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Your Oral Health

Handling Dental Emergencies

Dental emergencies may be categorized as toothaches, injuries, or broken retainers or dentures.


If a toothache develops, clean the painful area using a brush and floss. Rinse with warm salt water. Do not place an aspirin on the gums or tooth as this may cause a burn. Apply a cold compress to any facial swelling. Take acetaminophen (for example Tylenol®) and call your dentist as soon as possible.

If a permanent tooth is knocked completely out, time is of the essence. Immediately call your dentist for an emergency appointment. 

Lost (Avulsed) Tooth

If a permanent tooth is knocked completely out, time is of the essence. Immediately call your dentist for an emergency appointment. It is critical to get the person and their tooth to the dental office within one half hour. This makes it possible to re-implant the tooth with a high degree of success. If possible, gently place the tooth back in its socket as a means of transport. Otherwise, transport it in a cup of milk, salt water, or saliva. If none of these are available, use a cup of plain water. You may also place the tooth between the cheek and gum (unless the child is too young).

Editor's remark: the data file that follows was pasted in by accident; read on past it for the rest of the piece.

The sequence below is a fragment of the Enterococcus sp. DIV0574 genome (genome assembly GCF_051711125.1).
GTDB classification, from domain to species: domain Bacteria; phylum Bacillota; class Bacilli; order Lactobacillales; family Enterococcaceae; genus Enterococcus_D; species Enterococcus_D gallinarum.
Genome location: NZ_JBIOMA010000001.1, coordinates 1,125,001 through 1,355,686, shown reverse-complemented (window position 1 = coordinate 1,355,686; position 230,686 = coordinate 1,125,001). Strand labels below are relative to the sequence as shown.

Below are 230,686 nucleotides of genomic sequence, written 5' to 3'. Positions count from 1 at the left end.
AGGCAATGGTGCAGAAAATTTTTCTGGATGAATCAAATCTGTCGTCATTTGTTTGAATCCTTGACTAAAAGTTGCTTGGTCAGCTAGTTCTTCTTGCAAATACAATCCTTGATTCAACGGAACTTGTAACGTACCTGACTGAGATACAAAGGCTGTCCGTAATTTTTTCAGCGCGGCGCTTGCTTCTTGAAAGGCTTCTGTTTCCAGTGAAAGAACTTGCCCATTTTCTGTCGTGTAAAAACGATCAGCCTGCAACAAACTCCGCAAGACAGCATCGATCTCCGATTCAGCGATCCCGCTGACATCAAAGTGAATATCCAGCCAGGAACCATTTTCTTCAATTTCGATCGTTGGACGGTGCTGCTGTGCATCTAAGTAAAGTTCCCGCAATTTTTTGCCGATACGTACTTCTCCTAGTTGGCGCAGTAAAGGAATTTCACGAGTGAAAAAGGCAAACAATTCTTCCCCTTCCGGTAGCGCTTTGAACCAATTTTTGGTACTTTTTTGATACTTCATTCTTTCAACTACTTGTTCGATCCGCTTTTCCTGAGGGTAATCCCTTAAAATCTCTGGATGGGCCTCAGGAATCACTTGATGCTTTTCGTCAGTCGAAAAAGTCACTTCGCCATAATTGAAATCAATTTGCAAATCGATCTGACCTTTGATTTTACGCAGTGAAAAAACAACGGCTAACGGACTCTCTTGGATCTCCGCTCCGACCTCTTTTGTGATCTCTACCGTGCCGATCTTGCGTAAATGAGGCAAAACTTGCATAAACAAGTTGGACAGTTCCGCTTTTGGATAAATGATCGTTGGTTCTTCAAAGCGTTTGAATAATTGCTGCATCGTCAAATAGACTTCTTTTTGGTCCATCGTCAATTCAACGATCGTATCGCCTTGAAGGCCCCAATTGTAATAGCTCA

Loosened (Extruded) Teeth

If a tooth is pushed either inward or outward, try to reposition it using very little pressure. Do not force the tooth into its socket. Try to get the injured person to a dentist as soon as possible. The tooth may be stabilized and held in place with a moist tissue or gauze on the way.

Broken (Fractured) Teeth

First rinse the mouth with warm water to keep it clean. Immediate dental care is necessary. The treatment will depend on the severity of the fracture and could range from smoothing out the chip to bonding with a tooth colored resin material, to placing a crown or cap of the tooth. If there has been pulp (nerve) injury, a root canal may be necessary as well.

Soft Tissue Injury

The tongue, lips, or cheeks may be bitten, cut, or punctured. If there is bleeding, apply firm pressure with gauze or a clean cloth. If bleeding doesn't stop within 15 minutes, contact your dentist immediately. Stitches may be necessary. Otherwise, clean the area with either warm water on gauze or a clean cloth. Apply an ice compress to the bruised or swollen area and contact your dentist for further instructions.

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